Mr. Morgan: To ask the Secretary of State for Defence (1) what proposals he has to replace F3 Tornados assessed as no longer suitable for operational use, subsequent to the 25 fatigue index modification contract carried out at RAF St. Athan by Airwork Ltd; (2) if he will give the number of F3 Tornado aircraft damaged in the course of the 25 fatigue index modification contract by Airwork Ltd. at RAF St. Athan, which have been assessed as (a) capable of flying again and (b) suitable only for cannibalisation
Mr. Freeman: I am pleased to confirm the plans on three major equipment programmes. For the Royal Navy, we are now ready to issue an invitation to tender for the build of a further batch of up to three type 23 frigates. These vessels will form a most valuable contribution to the maintenance of a modern, capable force of 35 destroyers and frigates.
I am also glad to confirm the plans on two weapons programmes of major importance to the RAF. An ITT will be issued for a conventionally-armed stand-off missile to enhance the RAF's capability for precision attack against high-value fixed targets, the importance of which was demonstrated in the Gulf conflict. In addition, we shall at the same time be issuing an ITT for an advanced air-launched anti-armour weapon. This will be a vital element of the offensive support capability to be provided by the Harrier GR7, Tornado and Eurofighter 2000 in the next decade.
Mr. Freeman [holding answer 25 November 1994]: We offered contracts to both GEC and VSEL for studies to produce, in advance of bids, innovative and improved construction and integration techniques in order to reduce the ultimate costs to my Department. Both companies have agreed to provide early sight of such proposals but only GEC accepted the offer of a contract to do so. The value of the contract is commercially confidential.
Mr. David Shaw: To ask the Secretary of State for Defence what is his estimate of the costs incurred if the proposed relocation of the Royal Marines school of music to Portsmouth takes place in respect of (a) hiring new music professors and other civilian staff at Portsmouth, (b) expenditure on contract staff and casuals while permanent posts are being filled and (c) training new staff.
Mr. Soames [holding answer 25 November 1994]: Salary costs for 15 professors of music are estimated at £481,000. This figure is the same regardless of the location chosen for the Royal Marines school of music. The salary costs for other directly-employed civilian staff should the Royal Marines school of music move to Portsmouth are estimated at £165,000. This figure compares with that estimated for continued occupation at Deal of £932,000. The cost of recruitment action to take on new staff is expected to be negligible. Pre-planning and timely recruiting would aim to avoid the use of contract staff and casuals while permanent posts are being filled. Any training necessary for new staff would be conducted under current internal arrangements at negligible cost.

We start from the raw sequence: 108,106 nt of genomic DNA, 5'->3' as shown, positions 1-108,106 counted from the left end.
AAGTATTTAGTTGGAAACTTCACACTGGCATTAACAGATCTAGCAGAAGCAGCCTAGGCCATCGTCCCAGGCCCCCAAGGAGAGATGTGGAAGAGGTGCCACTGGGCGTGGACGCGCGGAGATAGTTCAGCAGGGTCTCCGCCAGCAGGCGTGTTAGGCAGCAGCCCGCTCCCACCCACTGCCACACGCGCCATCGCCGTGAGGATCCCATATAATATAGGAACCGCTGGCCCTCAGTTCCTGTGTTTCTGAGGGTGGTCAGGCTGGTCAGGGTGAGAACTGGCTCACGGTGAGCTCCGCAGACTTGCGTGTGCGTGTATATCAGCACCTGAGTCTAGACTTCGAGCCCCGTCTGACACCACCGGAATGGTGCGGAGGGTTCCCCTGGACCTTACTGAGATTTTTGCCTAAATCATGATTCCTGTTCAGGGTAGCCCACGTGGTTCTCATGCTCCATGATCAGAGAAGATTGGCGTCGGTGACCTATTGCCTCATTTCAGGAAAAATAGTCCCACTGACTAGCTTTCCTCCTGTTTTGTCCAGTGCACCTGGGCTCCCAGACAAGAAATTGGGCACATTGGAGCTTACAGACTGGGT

Letter from Ann Chant to Mr. John Spellar, dated29 November 1994 :
I am replying to your recent Parliamentary Question to the Secretary of State for Social Security about the number of deductions from earnings orders that have been served in the last 12 months by each of the Child Support Agency offices.
During 1993 94, 2,600 deductions from earnings orders (DEOs) were issued. In the first year of the Agency's operations, this information was collected on a national basis only, and cannot be broken down by month or by regional centre.
Column 623Between April and September 1994, a further 11,470 DEOs were issued, split between the Agency's regional centres as follows:
|Number ------------------------- Belfast |2,006 Birkenhead |1,981 Dudley |1,296 Falkirk |2,162 Hastings |2,323 Plymouth |1,702
I hope that this reply is helpful.
Mr. Cousins: To ask the Secretary of State for Social Security (1) how many beds have been stolen from the nursing and first aid stations on the Newcastle sites of his Department's Benefits Agency and Contributions Agency;
(2) if he will place in the Library a list of all items over £100 in value stolen from the Newcastle sites of (a) the Benefits Agency and (b) the Contributions Agency;
(3) what was the cost of stolen items from the Newcastle sites of the (a) DSS Benefits and (b) DSS Contributions Agency in each of the last three financial years;
(4) what computing equipment has been stolen from the Newcastle sites of his Department's Benefits and Contributions Agencies; and whether data on staff or claimants were removed with the computing equipment.